What are Ground Fault Circuit Interrupter (GFCI) Outlets?
So you had a home inspection done and your inspector mentioned that the house was missing GFCI outlets or had defective ones. So what does that mean? Even though you may not be familiar with the term GFCI outlets, you are almost certainly familiar with what they look like. GFCI outlets are typically found near water sources, such as in a bathroom or in the kitchen (we will discuss exactly where they should be installed shortly) and they have two buttons on the receptacle itself, a “test” and a “reset” one. Sometimes these buttons are black and red in color. Here is a picture of what one looks like:
Why are GFCI Outlets Necessary?
GFCI outlets are constantly checking to make sure that the same amount of electrical current leaving the outlet is also coming back to it. If the outlet notices a difference in this electrical current it will trip, shutting off power to whatever is plugged into it in less than a tenth of a second. This can save one from an unpleasant and possibly even deadly shock. Here is a scenario of when a GFCI would protect you; let’s say you have your sink basin full of water as you are cleaning dishes in it. Next to the sink your toaster is getting your bagel heated for breakfast. As you reach to put a dish into the sink you accidentally knock the toaster into the sink. Anyone’s normal reaction to this would be to immediately reach into the water to get the toaster out and save your bagel. If the outlet your toaster is plugged into isn’t protected by a GFCI outlet, then the water will have become electrically charged and dangerous, although you won’t know this until you have reached into the water. Now if the toaster had been plugged into a GFCI, the outlet would have realized something wasn’t right since it was losing electrical current to the water. The GFCI would trip, turning off power to the toaster and thereby making it safe to reach in. The toaster could be safely retrieved and the reset button pressed on the GFCI outlet to get it operational again.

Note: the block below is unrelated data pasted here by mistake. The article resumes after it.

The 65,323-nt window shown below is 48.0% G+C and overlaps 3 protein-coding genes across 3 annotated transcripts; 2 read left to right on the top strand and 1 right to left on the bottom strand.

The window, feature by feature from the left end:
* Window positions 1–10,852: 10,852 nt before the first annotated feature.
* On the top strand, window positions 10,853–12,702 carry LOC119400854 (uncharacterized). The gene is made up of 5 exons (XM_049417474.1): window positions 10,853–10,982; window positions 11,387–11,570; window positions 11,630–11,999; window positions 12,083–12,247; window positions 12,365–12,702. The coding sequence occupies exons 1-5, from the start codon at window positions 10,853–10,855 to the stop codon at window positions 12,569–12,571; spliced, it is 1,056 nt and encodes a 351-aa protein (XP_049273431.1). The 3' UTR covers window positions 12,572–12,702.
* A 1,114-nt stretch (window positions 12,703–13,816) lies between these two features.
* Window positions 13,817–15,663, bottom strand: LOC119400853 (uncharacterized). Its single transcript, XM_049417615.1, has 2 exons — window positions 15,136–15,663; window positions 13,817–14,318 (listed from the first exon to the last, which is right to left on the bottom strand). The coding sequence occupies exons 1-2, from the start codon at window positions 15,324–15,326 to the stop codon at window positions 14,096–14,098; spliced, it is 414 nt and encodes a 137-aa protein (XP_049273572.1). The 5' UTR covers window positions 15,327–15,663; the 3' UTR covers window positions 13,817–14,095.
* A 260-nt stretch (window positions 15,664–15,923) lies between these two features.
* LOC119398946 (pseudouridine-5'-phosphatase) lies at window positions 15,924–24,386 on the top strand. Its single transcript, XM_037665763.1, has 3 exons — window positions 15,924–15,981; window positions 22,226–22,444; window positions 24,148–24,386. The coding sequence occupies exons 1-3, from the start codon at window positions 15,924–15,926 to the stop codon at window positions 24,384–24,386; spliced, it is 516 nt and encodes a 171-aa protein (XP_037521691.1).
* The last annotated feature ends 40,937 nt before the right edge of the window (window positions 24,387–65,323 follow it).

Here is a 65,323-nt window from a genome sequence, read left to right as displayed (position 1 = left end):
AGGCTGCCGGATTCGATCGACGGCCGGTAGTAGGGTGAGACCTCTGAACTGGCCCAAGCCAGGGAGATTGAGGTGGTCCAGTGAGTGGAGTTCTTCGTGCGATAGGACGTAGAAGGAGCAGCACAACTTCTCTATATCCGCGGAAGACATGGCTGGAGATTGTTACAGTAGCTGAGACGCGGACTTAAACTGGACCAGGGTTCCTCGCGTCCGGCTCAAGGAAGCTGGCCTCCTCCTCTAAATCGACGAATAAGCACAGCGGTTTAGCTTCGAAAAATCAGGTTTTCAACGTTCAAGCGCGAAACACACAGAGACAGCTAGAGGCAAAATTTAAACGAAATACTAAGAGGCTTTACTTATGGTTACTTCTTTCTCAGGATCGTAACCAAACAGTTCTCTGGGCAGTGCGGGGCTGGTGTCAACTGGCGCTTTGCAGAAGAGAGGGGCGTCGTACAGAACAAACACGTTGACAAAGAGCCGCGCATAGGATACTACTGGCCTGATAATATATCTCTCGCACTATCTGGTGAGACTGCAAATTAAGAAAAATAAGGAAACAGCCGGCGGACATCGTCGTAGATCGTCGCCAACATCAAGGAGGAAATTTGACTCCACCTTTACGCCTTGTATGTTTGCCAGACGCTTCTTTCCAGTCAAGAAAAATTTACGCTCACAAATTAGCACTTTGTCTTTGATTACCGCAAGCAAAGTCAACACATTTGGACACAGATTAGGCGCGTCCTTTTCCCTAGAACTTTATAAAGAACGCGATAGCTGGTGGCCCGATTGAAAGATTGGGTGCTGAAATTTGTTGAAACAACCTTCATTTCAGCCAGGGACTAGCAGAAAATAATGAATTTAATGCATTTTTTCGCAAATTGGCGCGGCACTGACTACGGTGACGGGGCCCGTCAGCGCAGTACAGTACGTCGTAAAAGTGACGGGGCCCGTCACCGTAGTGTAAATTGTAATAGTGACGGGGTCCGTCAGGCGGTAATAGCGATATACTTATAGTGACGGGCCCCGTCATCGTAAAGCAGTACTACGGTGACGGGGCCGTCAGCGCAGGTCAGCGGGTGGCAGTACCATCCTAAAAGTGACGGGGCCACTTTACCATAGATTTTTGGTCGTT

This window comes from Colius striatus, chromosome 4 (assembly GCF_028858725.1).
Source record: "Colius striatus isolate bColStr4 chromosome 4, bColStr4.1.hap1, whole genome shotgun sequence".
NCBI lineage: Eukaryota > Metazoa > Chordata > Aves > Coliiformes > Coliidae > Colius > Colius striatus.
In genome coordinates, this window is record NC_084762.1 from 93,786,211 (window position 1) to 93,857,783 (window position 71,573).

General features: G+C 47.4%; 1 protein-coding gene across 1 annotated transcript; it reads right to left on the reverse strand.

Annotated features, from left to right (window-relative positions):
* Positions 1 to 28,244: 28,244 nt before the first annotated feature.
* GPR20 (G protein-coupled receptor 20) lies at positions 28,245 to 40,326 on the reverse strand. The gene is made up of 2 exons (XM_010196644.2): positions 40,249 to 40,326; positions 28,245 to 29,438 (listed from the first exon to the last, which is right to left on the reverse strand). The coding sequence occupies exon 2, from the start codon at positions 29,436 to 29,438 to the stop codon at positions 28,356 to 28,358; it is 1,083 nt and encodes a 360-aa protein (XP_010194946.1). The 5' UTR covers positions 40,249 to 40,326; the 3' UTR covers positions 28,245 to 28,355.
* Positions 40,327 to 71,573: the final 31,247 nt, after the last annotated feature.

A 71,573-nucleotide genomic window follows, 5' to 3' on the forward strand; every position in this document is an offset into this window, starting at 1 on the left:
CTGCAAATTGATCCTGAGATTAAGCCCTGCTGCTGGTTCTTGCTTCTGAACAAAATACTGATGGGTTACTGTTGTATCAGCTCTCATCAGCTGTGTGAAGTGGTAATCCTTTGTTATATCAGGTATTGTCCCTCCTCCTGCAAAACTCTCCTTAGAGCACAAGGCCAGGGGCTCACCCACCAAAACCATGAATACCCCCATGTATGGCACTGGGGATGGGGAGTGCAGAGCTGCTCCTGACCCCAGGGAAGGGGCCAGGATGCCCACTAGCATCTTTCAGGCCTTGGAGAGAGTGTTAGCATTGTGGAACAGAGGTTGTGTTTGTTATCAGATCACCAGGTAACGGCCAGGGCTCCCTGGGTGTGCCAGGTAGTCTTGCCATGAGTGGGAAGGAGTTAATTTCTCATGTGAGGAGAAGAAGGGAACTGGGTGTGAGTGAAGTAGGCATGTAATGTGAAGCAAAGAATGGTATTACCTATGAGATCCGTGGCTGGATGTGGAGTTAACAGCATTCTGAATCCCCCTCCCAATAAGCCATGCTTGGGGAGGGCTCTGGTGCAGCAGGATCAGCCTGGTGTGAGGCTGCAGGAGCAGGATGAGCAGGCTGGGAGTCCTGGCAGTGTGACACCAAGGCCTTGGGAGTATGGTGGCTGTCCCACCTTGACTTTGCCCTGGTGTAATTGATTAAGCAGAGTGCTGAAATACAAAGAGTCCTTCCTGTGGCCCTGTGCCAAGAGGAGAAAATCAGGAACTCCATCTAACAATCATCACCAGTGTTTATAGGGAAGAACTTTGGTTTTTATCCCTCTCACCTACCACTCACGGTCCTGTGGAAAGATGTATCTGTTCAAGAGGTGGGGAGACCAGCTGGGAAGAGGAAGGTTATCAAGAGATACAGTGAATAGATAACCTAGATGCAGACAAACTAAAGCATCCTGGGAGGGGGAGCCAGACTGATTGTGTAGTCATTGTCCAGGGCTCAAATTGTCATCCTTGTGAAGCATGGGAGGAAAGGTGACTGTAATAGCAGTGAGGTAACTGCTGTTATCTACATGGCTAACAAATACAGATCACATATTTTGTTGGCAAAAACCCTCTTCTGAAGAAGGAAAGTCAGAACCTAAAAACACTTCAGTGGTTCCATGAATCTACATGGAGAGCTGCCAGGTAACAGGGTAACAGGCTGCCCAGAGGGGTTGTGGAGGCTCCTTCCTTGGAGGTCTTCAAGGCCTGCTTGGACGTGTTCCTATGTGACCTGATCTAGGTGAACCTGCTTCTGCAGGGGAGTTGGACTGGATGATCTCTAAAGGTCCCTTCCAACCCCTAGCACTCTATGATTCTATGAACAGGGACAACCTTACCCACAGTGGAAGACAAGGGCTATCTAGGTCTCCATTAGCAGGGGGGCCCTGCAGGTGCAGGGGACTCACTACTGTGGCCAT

Where are GFCI Outlets Required?
GFCI receptacles provide a critical safety feature, especially when the outlet is located near a water source or an area where water may be present. Currently, the National Electrical Code (NEC) requires GFCI outlets to be used for any receptacles within 6′ of a water source, in bathrooms, kitchens, unfinished basements, garages, and the exterior. If a home doesn’t have GFCI’s installed in these locations it is recommended to contact an electrician to have them installed. This is typically a relatively easy repair to have done.